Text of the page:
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Sell Cash Covered Puts and Buy Stocks at a Discount
Options are an amazing asset class that once understood create many possibilities to profit in the markets. A lesser known options strategy is selling a Cash Covered Put as a way to buy stocks at a discount.
The safest way to play this strategy is first, only on stocks you like and want to buy anyway. The second (and very important) part is to only sell contracts equal to the cash in your account (never do this on margin). This strategy has the same risk reward profile as covered calls. Never use margin until you have more experience and a bigger trading account.
Like covered calls, this strategy allows you to make money if the stock goes up, down a little bit, or sideways. It is a non-directional strategy.
In this strategy, you sell a put which obligates you to buy the underlying at the strike price. So let’s say you really want ABC stock at its current price of $48. Instead of pulling the cash out of your account to buy ABC at $48, you sell a $45 put which obligates you to buy ABC stock at $45.
Selling a put pays you a premium and you only buy ABC stock if it goes on sale down to $45. You can keep writing yourself a paycheck to buy ABC stock each week or month until you get “put” the stock at the sale price represented by the strike price.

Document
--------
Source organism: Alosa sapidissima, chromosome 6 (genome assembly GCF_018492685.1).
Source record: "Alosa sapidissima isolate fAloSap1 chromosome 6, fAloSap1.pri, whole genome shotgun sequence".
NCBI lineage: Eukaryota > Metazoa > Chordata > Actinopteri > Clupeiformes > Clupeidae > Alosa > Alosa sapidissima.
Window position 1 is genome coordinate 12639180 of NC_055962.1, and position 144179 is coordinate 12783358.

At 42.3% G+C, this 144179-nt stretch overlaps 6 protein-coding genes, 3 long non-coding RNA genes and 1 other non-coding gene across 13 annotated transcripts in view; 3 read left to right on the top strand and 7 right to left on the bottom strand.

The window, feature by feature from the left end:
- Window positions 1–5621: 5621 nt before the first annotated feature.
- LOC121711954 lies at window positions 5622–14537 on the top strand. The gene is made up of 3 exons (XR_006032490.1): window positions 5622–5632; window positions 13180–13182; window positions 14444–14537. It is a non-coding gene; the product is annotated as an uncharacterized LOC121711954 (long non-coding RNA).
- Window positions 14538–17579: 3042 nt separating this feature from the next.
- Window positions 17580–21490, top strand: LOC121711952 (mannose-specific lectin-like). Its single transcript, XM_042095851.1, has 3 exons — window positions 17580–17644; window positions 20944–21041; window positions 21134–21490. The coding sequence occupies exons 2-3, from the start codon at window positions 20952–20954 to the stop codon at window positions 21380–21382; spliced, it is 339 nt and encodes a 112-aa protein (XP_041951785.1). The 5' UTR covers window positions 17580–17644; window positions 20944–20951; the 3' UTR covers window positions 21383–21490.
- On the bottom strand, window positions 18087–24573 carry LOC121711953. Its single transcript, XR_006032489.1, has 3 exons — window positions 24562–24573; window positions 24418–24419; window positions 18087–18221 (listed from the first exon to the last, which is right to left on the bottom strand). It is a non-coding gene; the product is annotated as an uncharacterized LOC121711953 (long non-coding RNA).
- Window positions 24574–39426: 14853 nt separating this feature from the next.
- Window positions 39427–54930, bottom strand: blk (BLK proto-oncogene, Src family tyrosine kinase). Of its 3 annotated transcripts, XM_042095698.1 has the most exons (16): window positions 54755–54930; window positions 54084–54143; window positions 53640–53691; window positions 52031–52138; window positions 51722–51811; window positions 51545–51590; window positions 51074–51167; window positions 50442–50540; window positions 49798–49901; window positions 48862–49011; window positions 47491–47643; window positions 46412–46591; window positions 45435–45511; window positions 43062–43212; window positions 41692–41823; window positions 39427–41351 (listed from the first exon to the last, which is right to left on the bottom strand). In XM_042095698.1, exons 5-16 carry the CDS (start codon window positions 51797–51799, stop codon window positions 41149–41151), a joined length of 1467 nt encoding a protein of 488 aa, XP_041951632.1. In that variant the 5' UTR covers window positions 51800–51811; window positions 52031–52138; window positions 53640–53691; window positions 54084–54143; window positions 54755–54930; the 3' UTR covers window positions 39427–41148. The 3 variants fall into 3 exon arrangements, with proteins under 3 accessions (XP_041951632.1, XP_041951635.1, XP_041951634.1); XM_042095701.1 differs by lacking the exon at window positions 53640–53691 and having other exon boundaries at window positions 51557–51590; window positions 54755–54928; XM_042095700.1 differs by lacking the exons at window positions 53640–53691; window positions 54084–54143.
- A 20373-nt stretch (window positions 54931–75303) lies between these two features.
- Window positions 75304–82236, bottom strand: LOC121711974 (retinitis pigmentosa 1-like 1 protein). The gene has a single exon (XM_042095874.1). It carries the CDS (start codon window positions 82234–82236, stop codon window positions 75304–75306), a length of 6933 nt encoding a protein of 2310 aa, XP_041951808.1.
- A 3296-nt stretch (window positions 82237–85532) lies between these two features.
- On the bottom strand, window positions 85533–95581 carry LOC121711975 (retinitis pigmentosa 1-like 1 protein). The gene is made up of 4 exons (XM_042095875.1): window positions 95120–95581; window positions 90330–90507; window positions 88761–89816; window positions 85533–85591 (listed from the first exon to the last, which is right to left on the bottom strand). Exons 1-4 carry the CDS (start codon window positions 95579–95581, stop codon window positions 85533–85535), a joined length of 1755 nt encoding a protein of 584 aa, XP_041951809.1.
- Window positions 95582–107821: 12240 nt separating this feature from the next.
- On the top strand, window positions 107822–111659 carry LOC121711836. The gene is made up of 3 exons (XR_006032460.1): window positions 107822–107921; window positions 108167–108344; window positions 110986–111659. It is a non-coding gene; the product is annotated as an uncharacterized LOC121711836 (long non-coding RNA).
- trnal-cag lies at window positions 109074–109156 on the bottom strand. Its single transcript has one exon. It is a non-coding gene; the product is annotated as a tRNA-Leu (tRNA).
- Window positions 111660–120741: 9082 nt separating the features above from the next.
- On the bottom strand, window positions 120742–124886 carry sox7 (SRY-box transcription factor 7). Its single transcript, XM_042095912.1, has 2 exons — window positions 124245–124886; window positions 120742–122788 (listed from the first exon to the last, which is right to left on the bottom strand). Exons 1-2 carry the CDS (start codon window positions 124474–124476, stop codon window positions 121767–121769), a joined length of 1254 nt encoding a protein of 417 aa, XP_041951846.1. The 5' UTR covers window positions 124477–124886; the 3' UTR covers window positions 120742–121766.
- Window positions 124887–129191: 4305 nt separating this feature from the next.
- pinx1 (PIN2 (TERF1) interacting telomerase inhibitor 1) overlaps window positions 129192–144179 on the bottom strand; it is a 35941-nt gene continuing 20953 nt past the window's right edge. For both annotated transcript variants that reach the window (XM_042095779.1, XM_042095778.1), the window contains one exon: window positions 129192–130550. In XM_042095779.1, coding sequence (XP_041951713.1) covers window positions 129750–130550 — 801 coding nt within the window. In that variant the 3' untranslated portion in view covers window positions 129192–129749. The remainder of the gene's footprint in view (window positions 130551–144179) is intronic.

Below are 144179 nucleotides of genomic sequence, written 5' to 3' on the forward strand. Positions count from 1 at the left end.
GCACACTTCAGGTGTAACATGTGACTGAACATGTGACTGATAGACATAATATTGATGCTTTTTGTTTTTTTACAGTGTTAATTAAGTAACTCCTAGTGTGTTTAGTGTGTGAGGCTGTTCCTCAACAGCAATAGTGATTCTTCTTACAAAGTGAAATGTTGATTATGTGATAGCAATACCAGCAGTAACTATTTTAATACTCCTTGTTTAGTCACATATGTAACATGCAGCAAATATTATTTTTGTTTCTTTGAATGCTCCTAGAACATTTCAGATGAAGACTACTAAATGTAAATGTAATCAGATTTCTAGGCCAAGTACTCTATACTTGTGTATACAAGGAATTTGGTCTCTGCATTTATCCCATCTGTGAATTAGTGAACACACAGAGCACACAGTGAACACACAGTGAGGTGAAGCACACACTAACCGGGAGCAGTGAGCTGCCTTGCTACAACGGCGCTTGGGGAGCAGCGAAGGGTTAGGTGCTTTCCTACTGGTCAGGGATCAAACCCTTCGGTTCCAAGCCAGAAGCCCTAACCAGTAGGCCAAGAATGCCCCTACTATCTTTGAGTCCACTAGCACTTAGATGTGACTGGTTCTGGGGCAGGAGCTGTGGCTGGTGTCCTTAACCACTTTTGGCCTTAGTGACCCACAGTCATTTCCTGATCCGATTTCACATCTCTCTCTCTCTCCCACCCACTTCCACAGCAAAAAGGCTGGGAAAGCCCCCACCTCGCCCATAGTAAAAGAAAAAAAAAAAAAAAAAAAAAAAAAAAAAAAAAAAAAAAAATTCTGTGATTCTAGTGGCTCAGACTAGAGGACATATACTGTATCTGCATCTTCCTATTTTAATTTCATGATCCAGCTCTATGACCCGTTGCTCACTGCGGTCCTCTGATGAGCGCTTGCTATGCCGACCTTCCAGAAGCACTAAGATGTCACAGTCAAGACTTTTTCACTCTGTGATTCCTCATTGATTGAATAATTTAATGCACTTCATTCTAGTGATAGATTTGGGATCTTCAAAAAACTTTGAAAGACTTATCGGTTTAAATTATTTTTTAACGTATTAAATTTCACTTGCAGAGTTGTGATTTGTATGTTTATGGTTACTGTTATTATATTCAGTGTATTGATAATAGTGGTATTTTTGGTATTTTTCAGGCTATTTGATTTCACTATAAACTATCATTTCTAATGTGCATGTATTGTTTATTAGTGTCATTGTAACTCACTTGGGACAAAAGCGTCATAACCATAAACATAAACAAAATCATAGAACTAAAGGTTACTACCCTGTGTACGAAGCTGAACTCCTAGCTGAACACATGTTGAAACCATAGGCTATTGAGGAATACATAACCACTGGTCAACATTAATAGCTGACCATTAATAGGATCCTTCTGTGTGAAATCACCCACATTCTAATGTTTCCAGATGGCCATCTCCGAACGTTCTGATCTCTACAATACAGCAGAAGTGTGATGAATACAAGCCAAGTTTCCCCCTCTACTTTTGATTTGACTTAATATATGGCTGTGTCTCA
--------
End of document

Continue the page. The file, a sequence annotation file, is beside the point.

For those who focus only on generating cash flow, this is a great way to cash flow into a position. Once you own the stock, keep writing yourself weekly or monthly paychecks by selling covered calls until the stock is called away. Then repeat over and over again.
Selling Puts to Generate Income
How would you like to get paid to purchase a stock you like? Selling cash covered puts is a strategy where the market deposits money into your account over and over until you finally get “put” the stock you already wanted to buy. It’s a great way to reduce your cost basis for that position before you even own it!
Selling a put option creates an obligation to buy the underlying at the strike price. So the safest way to play this strategy is to only do it on stocks you like and wouldn’t mind owning. So let’s say you’d like to get into ABC stock at its current price of $48. You could choose to buy the stock on the open market and pay full price at that moment. Or instead of taking money out of your account to buy the stock, you could leave that money in your account and sell a put covered by the cash sitting in your account.
Now let’s say that ABC stock has weekly options with strike prices every $2.50. You decide to sell the next week’s $47.50 strike price option for wholesale price of $1.04 (Bid price). Because the safest way to employ this strategy is to have enough cash in your account to buy the stock at the strike price of $47.50 it’s important to know how much cash you need.